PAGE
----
[cnn-photo-caption image= http://i2.cdn.turner.com/cnn/2010/images/07/21/art.capitolbldg4.gi.jpg caption =" The CNN 100 takes a look at the top 100 House races, from now until Election Day."]Editor's Note: In the final 100 days before Election Day, CNN has been profiling one race at random each day from among the nation's top 100 House races, which we've dubbed "The CNN 100." Read the full list here. Today's featured district is:
Washington 3rd (Open seat) – Rep. Brian Baird (D) is retiring
Primary: August 17, 2010
Location: Southwestern Washington
Days until Election Day: 97
Democratic Rep. Brian Baird created some headaches for his party during the recent health care reform debate when he voted against the House plan last November and then remained on the fence about the Senate bill, which he eventually supported. Nonetheless, his decision to retire at the end of the year is a significant blow to House Democrats fighting to keep control of the chamber in a cycle where every seat will count. His departure gives Republicans their best opportunity to pick off a seat on the West Coast.
The front-runner among Democrats is Denny Heck, a former five-term member of the state House of Representatives who eventually rose to the level of majority leader, the chamber’s No. 2 Democrat. In the late 1980s and early 1990s, Heck served as the chief of staff to Democratic Gov. Booth Gardner. He went on to create TVW, Washington State’s answer to C-SPAN, where he hosted a public affairs program and won an Emmy.
Another Democrat in the race is Cheryl Crist, a political activist and former financial consultant, teacher, radio announcer, and real estate agent. Crist is campaigning for the nomination from Heck’s left flank, having attended the campaign training program named in the honor of the late liberal Sen. Paul Wellstone. She lists “peace” as one of her main priorities in Congress and vows to “vote to end the wars in Iran, Afghanistan, and Pakistan.” Crist challenged Baird for the nomination in 2008, but placed last in a four-way field, winning 13 percent of the vote, compared to 51 percent for Baird.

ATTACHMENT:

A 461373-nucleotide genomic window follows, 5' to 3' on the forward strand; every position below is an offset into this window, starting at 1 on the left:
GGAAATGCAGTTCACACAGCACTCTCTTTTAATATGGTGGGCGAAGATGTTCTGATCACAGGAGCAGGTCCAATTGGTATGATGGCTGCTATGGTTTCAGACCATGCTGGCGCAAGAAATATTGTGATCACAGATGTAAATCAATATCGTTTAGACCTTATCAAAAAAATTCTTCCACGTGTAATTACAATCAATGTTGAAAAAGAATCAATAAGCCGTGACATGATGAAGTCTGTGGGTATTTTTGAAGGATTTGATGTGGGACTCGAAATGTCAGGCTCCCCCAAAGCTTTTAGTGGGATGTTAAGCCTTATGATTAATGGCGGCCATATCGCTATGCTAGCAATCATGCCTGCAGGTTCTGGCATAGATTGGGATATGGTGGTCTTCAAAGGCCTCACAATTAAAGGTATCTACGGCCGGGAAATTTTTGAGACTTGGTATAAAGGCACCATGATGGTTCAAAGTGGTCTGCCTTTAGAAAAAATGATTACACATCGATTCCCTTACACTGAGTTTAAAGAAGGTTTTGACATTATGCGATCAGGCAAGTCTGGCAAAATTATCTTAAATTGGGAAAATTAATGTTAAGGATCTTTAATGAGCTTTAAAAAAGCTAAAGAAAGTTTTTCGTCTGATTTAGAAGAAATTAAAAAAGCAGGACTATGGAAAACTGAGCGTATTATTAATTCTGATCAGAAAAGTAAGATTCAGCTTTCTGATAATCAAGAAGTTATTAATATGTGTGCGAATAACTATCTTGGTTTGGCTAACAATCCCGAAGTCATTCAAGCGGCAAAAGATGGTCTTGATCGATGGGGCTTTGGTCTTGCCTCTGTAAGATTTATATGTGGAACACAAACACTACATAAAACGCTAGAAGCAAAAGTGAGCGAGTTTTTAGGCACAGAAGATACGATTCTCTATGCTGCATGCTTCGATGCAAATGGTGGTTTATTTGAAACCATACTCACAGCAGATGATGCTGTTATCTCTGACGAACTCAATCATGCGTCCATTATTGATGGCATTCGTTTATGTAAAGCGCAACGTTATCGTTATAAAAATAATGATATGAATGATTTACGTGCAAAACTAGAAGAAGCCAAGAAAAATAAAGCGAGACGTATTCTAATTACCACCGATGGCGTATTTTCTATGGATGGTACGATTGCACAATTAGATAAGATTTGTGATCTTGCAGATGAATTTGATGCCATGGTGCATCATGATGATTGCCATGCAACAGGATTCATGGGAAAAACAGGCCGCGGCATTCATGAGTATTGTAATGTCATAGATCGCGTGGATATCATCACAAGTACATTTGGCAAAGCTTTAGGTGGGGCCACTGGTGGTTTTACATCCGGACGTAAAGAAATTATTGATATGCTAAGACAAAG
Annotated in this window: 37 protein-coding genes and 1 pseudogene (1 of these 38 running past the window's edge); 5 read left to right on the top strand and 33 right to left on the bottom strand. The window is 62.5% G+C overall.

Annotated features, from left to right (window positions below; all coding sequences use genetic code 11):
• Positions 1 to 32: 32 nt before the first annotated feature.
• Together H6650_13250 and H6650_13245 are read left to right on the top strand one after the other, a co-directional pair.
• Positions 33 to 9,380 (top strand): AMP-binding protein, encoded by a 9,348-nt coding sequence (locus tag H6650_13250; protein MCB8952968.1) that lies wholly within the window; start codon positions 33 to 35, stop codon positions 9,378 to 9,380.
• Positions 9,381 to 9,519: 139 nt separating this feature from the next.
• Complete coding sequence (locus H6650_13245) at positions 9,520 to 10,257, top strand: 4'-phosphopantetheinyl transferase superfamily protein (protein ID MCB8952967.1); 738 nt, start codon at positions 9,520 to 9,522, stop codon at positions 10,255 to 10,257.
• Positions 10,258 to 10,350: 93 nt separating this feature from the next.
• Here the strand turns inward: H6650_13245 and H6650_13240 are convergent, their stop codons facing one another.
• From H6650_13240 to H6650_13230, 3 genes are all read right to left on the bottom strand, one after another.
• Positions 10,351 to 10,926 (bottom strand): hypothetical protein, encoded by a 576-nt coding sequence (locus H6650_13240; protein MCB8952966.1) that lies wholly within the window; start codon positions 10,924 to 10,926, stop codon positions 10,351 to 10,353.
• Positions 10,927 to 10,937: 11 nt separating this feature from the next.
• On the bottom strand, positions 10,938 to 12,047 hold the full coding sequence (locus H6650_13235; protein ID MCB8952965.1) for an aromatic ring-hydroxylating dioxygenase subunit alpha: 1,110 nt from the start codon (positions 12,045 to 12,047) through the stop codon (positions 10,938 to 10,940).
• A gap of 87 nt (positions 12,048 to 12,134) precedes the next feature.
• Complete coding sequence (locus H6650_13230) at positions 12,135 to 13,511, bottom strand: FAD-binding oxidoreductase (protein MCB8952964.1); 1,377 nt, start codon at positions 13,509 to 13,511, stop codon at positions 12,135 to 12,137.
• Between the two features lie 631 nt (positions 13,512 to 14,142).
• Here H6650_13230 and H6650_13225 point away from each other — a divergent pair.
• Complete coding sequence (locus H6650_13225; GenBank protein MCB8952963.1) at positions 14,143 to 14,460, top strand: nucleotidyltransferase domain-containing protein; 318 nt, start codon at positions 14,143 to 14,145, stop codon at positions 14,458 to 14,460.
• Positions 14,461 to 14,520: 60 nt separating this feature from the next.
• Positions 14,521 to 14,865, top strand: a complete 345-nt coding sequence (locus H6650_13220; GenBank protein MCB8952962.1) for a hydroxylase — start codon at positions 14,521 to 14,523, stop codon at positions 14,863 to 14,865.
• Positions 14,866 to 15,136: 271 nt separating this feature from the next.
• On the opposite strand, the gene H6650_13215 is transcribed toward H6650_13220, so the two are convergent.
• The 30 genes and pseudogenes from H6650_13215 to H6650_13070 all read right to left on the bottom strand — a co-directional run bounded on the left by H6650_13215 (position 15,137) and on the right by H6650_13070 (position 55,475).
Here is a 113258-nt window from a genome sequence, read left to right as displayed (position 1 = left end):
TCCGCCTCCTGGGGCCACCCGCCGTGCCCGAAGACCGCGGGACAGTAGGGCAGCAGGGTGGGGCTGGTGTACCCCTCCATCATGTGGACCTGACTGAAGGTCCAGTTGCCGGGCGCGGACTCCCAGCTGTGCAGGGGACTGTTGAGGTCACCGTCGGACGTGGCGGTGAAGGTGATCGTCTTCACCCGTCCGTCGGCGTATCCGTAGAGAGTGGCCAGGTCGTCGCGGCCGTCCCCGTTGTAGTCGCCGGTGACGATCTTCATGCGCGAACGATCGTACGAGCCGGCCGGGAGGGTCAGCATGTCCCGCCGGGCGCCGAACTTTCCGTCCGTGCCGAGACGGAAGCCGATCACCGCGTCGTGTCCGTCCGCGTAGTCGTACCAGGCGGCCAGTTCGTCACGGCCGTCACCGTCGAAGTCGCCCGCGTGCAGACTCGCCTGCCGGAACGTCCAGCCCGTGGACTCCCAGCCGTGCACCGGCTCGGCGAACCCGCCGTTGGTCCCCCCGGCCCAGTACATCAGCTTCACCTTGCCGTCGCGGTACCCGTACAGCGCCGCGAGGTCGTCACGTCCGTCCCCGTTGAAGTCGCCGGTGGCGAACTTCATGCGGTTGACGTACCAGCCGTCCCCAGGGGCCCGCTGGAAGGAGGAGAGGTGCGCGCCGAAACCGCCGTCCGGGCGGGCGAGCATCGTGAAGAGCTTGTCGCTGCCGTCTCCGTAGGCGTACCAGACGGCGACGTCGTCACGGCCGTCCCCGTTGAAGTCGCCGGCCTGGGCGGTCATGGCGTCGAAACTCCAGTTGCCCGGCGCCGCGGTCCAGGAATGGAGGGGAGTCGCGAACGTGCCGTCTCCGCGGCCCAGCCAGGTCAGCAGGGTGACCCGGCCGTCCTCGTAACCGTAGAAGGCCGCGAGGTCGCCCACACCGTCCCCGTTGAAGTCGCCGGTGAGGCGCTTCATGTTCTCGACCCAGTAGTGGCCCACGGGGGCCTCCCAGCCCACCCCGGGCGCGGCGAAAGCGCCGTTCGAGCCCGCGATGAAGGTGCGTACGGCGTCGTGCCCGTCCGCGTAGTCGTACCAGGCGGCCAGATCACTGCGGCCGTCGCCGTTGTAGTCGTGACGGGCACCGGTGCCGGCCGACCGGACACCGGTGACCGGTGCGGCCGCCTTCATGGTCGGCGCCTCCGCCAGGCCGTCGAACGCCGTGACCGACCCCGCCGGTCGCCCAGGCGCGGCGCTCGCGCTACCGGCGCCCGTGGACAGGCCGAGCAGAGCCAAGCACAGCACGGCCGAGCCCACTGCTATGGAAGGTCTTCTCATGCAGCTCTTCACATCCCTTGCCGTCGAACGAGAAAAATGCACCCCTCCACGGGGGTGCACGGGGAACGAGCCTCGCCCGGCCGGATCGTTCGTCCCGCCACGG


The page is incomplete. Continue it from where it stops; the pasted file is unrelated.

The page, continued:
Heck leads all candidates in both fields in fundraising and had a warchest of $801,000 as of June 30. Crist, with only $2,600 in the bank, has yet to raise the funds necessary to wage a serious challenge.
State Rep. Jaime Herrera and former Bush administration official and financial adviser David Castillo are the leading Republican contenders. Herrera, a former aide to Rep. Cathy McMorris Rodgers, was appointed to the legislature after a vacancy opened up in 2007 and was elected to a full term in 2008 with 60 percent of the vote. If elected, she would be the first Latina to represent the state in Congress.
Castillo served in the Bush administration, both in the Labor and Veterans Affairs departments. He also worked on the 2004 Bush-Cheney re-election campaign and served as chief of staff to the House GOP caucus in the state legislature. At the start of the month, Herrera had $201,000 in the bank, compared to $68,000 for Castillo.
Under Washington State’s new “top-two” primary system, the top two vote-getters of either party advance to the general election.
Washington’s 3rd district is more competitive than the rest of the state. President Obama carried it with 53 percent of the vote in 2008, down from the 58 percent he received statewide. President Bush won here in both 2000 and 2004, albeit by narrow margins. Baird lost his first bid for this seat in 1996 to GOP Rep. Linda Smith by just 887 votes, but he won the next six elections with at least 55 percent of the vote. The district occupies the southwest corner of the state and is home to the urban centers of Vancouver and the state capital of Olympia. Clark County, which is one of the state’s two fastest-growing counties, has become an increasingly conservative area and is one of the two counties that form Herrera’s base. The district might be best known to Americans as the home to Mount St. Helens.
The competitiveness of this district, coupled with it’s location in the Pacific Time Zone, will likely result in a long night on Election Night.